Daytime Station Support Program
Membership Campaign Program
Summer of Service Program
In the mid-1990s, odds are you turned the radio on one time or another and heard Lisa Loeb's "Stay (I Missed You)," her platinum-selling No. 1 hit song.
The singer-songwriter revisits that same decade on a new track called "The 90's," from her latest album, No Fairy Tale, her first adult album since 2004's The Way It Really Is.
Loeb tells Rachel Martin, host of Weekend Edition Sunday, that being a female singer-songwriter in the '90s was difficult.
"I felt like there were a lot of labels," Loeb says. "I played acoustic guitar, and I still do ... but in the '90s I think people would think you're a folk artist. I didn't feel like I was a folk artist."
Today, she says it's a bit easier, and the music landscape is a bit wider for female singer-songwriters.
"There's so many different ways you can listen to music that you don't have to fit into a genre so that somebody can market you to a handful of stations," she says.
After releasing children's albums, books, stints on two reality shows and releasing her own line of eyewear, Loeb says she was kicked into gear to do another adult album by friend Chad Gilbert of New Found Glory. He called and agreed to produce the album, and Loeb says they got started within weeks of the call.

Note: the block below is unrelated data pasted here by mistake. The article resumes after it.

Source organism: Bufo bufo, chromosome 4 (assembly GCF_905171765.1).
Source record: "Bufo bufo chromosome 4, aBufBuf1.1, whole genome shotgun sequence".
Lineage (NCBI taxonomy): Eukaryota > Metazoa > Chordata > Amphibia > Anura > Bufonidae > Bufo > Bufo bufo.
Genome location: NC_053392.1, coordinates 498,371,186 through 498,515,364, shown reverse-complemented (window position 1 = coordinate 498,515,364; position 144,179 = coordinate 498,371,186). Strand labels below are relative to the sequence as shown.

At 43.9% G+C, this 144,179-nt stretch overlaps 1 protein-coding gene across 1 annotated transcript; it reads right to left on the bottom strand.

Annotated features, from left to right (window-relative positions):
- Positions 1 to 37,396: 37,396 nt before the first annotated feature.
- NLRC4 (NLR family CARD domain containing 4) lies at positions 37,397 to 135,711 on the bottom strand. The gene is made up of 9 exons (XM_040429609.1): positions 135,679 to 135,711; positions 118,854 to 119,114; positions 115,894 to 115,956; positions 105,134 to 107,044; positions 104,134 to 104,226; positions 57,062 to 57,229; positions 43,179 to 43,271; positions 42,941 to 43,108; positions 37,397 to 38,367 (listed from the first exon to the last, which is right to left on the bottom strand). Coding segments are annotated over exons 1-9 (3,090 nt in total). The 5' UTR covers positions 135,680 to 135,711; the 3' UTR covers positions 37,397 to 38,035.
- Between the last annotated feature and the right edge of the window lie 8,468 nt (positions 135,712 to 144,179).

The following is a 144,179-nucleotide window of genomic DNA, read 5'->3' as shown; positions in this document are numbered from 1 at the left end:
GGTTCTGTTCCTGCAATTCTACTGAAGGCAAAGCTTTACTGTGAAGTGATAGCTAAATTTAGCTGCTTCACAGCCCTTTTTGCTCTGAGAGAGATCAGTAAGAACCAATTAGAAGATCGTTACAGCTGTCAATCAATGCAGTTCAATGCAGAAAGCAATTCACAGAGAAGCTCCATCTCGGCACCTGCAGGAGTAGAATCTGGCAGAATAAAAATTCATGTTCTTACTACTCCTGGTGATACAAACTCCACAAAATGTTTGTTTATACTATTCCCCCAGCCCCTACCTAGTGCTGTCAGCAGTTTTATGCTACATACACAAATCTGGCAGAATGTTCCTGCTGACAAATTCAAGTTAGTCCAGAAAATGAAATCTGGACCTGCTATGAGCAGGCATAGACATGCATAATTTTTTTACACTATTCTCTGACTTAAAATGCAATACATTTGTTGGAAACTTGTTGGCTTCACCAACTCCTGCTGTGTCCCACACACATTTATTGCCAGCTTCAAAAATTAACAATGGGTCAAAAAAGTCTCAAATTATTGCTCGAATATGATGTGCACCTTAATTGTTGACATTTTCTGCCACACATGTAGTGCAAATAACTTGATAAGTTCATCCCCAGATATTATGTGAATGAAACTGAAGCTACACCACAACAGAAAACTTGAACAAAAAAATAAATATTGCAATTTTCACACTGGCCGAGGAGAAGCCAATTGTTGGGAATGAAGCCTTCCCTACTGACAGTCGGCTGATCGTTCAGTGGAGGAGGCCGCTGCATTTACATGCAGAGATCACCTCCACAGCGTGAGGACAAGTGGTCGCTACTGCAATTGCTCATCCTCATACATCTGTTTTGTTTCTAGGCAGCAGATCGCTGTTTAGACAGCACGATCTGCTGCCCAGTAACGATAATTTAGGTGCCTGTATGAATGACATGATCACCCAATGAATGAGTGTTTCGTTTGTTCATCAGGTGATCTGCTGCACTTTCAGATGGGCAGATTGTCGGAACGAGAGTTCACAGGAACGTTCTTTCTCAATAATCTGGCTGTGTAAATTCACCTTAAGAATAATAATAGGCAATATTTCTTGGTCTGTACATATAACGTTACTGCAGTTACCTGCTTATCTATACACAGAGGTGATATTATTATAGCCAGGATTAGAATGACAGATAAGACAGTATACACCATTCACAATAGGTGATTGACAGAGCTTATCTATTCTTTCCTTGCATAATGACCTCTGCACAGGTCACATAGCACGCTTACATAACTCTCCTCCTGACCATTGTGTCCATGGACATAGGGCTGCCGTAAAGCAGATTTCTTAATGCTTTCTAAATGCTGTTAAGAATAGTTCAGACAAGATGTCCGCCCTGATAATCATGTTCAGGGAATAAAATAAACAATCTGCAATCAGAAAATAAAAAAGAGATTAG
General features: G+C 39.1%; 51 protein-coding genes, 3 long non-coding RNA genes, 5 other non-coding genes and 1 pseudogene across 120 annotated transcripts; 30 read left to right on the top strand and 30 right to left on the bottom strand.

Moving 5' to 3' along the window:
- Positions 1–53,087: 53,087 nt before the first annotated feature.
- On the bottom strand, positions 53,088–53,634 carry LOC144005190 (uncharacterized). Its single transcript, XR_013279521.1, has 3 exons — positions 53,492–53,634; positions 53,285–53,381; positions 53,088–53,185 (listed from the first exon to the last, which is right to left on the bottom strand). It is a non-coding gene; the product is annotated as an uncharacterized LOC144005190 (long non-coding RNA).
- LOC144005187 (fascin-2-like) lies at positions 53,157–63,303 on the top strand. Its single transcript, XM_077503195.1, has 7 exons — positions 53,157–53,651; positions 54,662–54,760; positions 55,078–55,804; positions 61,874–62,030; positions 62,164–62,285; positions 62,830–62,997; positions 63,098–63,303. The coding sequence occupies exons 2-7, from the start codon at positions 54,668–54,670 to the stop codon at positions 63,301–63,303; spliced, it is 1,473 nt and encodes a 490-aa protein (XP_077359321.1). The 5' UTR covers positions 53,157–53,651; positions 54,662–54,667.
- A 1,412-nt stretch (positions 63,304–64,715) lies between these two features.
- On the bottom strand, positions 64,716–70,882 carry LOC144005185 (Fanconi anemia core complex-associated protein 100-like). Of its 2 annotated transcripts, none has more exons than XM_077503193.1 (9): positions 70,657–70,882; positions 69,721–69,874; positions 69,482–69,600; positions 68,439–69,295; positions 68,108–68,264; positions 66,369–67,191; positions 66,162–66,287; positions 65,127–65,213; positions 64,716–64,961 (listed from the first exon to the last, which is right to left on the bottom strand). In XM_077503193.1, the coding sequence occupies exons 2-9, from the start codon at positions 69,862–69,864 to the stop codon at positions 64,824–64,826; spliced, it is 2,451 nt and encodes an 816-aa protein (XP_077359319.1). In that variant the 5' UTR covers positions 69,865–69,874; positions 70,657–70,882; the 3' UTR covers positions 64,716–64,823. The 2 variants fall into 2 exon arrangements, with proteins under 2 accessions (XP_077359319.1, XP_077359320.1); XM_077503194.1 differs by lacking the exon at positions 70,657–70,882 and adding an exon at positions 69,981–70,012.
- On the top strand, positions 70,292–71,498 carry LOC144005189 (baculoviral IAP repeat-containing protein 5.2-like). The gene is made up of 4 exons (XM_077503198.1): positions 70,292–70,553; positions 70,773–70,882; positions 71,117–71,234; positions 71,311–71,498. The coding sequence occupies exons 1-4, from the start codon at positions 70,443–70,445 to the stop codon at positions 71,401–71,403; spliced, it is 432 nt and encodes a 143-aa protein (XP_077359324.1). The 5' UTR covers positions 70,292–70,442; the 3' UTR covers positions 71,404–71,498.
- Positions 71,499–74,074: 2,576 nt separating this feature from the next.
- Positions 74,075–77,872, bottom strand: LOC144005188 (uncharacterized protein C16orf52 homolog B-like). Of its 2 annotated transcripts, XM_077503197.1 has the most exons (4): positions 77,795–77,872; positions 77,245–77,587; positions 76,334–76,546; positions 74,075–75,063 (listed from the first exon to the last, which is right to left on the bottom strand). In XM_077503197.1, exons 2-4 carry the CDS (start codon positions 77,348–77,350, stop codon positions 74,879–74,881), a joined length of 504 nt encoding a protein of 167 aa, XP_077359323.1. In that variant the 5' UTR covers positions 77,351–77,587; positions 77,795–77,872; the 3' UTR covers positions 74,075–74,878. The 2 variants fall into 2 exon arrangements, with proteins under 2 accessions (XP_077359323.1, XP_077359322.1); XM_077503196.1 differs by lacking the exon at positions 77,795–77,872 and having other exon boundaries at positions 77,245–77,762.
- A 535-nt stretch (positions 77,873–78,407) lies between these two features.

The title track, "No Fairy Tale," is not as negative as it might sound, Loeb says.
"Actually, this song is about how life is more rich than a fairy tale," she says. "I think in life ... the actual ups and downs of real life are a lot more rich than some that might be perceived to be a perfect fairy tale life."
Whether the decor is faux '50s silver and neon or authentic greasy spoon, diners are classic Americana, down to the familiar menu items. Rich, poor, black, white--all rub shoulders in the vinyl booths and at formica counters. We explore the enduring appeal and nostalgia of the diner.